What is Native Advertising?

What is Native Advertising?

If you were to search online for a definition of native advertising, Wikipedia would explain it as “a form of online advertising that matches the form and function of the platform on which it appears.” For instance, imagine writing an article to promote a product, and writing in the same form as the articles produced by the editorial team. If you’re still confused, don’t worry. Native advertising can take a while to wrap your head around, so the following examples will help to explain the concept.

Examples of Native Advertising

As the idea of native advertising is to make the ad itself less visible, it has to match the form and content around it. This makes native ads more difficult to see. Native ads take various forms, many you might have already come across:

Native News Feed Ads

You might have seen Native News Feed Ads in publications like BuzzFeed or The Onion. Again, they look just like regular posts in the news feed of the site, but are actually paid ads.

To use the native advertising terminology, these ads or “stories” are termed as either branded or sponsored. Branded refers to content that is promoted by the publisher but created by the advertiser, whereas sponsored refers to content that is both displayed and created by the publisher and paid for by the brand.

Native Search Engine Ads

Google, for example, offers native ads at the top and right-hand side of its search results. Apart from the word “Ad”that appears in yellow text next to native advertisements, the ads are nearly identical to look and feel of organic search results.

Native Twitter Ads

Twitter now actively promotes certain tweets, recognisable by the words “Promoted by” that appear before the tweet. Other than these words, these promoted tweets look virtually the same as natural tweets.

Other forms of Native Advertising

Brands are constantly finding new ways to integrate their message into interesting content. Native video ads and advertorials are other examples of native advertising. Native video advertising is essentially video content made to look like it is produced independently but in fact promotes a brand in subtle ways. Advertorials are not new to the print publishing industry, with first examples of sponsored editorial content appearing in magazines decades ago.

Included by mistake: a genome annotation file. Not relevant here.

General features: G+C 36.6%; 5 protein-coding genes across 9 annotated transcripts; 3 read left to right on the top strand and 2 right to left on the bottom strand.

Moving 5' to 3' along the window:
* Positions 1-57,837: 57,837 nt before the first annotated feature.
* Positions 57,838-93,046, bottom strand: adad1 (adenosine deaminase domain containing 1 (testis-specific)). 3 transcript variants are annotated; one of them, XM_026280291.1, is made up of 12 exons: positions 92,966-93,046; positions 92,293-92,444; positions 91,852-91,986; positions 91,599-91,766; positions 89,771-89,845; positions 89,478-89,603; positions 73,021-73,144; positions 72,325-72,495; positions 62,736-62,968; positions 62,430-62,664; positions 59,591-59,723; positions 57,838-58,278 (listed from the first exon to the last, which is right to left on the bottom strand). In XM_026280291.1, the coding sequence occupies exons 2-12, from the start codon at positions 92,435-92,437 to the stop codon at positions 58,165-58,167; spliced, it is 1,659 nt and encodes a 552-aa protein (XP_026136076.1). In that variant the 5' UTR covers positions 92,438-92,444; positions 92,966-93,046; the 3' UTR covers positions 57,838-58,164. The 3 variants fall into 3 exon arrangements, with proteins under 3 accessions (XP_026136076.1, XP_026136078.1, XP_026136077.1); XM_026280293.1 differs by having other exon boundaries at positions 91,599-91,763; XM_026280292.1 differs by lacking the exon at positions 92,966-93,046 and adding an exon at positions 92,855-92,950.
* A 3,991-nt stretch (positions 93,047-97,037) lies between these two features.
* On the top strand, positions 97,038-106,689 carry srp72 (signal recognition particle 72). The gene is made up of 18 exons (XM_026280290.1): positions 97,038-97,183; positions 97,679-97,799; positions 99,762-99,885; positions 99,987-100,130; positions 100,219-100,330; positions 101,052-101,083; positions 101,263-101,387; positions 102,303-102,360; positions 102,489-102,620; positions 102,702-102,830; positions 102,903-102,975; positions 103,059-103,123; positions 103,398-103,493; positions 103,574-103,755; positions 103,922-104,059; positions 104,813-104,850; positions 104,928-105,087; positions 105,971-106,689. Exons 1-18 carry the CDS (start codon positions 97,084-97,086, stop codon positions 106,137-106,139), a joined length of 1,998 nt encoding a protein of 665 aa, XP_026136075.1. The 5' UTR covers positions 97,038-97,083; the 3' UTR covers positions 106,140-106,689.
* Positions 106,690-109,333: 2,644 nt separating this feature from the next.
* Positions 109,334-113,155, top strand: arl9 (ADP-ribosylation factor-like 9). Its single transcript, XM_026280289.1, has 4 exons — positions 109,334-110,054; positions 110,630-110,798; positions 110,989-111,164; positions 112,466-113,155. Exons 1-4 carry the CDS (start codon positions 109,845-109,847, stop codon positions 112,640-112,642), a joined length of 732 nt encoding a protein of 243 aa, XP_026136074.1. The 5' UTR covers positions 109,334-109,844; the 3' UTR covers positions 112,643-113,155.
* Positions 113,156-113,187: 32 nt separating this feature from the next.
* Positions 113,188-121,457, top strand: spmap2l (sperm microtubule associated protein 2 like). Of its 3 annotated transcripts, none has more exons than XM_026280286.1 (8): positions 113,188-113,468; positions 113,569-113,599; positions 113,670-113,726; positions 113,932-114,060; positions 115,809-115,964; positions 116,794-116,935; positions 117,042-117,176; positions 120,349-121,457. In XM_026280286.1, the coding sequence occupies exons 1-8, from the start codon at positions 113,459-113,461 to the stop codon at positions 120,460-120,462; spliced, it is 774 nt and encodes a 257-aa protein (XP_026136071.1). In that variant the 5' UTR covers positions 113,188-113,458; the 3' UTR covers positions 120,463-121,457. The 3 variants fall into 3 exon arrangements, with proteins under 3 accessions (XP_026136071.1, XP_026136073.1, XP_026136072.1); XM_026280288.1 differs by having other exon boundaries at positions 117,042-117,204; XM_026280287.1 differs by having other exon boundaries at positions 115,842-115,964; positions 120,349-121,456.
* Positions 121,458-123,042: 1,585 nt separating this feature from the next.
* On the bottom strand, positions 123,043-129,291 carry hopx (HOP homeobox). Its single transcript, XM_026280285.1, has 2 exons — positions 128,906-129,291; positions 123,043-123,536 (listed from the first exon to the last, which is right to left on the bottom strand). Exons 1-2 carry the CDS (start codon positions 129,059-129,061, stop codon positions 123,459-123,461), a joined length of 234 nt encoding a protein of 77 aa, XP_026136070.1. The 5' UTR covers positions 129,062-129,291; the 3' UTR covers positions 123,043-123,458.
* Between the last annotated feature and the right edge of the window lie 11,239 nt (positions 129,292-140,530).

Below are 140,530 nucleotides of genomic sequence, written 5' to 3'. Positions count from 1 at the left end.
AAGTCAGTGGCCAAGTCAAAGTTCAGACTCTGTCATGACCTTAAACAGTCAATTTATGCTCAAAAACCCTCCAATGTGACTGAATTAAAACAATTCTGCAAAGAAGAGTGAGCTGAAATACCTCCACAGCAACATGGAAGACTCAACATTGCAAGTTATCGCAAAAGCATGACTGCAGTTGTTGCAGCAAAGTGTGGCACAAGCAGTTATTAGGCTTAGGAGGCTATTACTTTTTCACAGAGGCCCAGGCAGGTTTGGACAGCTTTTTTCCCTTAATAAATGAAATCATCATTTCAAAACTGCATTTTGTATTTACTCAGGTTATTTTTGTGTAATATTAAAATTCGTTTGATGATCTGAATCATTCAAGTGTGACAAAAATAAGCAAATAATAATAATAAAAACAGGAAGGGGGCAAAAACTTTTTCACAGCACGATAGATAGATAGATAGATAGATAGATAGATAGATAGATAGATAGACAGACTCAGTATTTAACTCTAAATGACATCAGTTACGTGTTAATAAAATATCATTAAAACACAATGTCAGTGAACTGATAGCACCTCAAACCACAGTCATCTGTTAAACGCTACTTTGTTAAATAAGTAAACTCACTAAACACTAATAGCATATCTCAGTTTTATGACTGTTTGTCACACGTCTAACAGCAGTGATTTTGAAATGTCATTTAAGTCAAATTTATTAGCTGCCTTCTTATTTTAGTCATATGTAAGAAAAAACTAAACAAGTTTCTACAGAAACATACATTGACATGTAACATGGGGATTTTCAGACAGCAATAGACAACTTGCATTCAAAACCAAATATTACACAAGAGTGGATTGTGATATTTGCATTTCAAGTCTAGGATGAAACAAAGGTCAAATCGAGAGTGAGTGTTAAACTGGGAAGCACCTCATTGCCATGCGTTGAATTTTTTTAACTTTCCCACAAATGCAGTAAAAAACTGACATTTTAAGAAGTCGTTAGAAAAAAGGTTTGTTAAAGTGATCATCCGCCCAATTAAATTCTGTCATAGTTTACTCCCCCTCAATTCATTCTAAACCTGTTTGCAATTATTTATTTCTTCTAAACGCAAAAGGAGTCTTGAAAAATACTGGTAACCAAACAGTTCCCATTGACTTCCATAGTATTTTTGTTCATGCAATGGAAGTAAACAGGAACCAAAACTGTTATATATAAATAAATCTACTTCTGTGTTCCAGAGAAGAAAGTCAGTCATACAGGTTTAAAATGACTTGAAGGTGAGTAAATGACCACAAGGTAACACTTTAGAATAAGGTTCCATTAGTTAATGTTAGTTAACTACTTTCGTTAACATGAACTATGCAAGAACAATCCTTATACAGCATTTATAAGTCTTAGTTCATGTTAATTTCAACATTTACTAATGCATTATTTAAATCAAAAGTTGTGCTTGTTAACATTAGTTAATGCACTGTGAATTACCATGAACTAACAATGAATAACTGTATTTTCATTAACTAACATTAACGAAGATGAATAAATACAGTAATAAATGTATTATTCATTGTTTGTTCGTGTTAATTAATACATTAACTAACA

Objectives of Native Advertising

There are generally two main objectives of native advertising campaigns:

  1. Using a specific type of content to align a brand with a certain message, trend or celebrity;
  2. Targeting a consumer when they are most likely to engage with a brand or product, such as in Search Advertising (SEM).

Advantages of Native Advertising

The traditional ‘transmitting’ approach to advertising, where brands saw consumers as simply passive receivers of a message rather than active creators, is no longer relevant in the digital age. Consumers have become cynical about the claims of advertisers in overt campaigns due to the highly curated nature of ad content. Native advertising hides ads amongst engaging content, so consumers are less likely to view the ad with scepticism, as they trust and engage with the content around it. Engaging content makes an ad appear less overt and thus less dubious. The chameleon-like characteristics of native advertising have two strong advantages:

  1. The ads are more likely to be read, viewed and heard;
  2. The consumer’s trust in the publisher often extends to trust in the brand.
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Shai Luft - Bench Media

Chief Operating Officer

Shai Luft

Meet Shai Luft, a senior marketing executive with a proven track record of delivering results for Australia’s largest ASX200-listed companies. Despite his success, Shai was frustrated by the amount of red tape and bureaucracy that held back marketing innovation. That’s why he co-founded Bench in 2012. As the driving force behind Bench’s operations, Shai is committed to empower marketers with the agility and control they need to achieve their best results.

Ori Gold - Bench Media

Chief Executive Officer

Ori Gold

Meet Ori Gold, an ad tech and martech expert. Driven by the frustration of everyday marketers facing a lack of control and accessibility, Ori co-founded Bench in 2012 to revolutionise the digital advertising landscape. Heading the talented and forward-thinking team at Bench, Ori is the driving force behind the company’s strategic and product vision. Thanks to Ori’s leadership, Bench has become one of the most respected and successful digital agencies in Australia.

General Manager

Liam Garratt

Meet Liam Garratt, the creative mind behind Bench’s top-notch products and services. With a career in digital media spanning over a decade, Liam has made a name for himself as a leader in the industry. He got his start in 2011 working for UK-based programmatic platform Crimtan, where he played a key role in launching the company’s Australian office. In 2017, Liam brought his expertise to Bench, where he now leads the Product & Services functions. Liam is passionate about delivering only the highest quality products and services to Bench’s clients. His commitment to excellence is the foundation of Bench’s stellar reputation.

VP of Growth

Anthony Fargeot

Meet Anthony Fargeot, the pioneer behind Bench’s growth and success. Joining Bench in its infancy in 2013, Anthony’s experience with high-growth start-ups gave him the skills to help Bench become one of the most successful digital agencies in Australia. As Head of Client Services and then Director of Operations, Anthony led Bench through its highest growth period. Today, as VP of Growth, Anthony uses his creative thinking and strategic insights to always look for new and innovative ways to help Bench stay ahead of the curve in a rapidly changing digital landscape.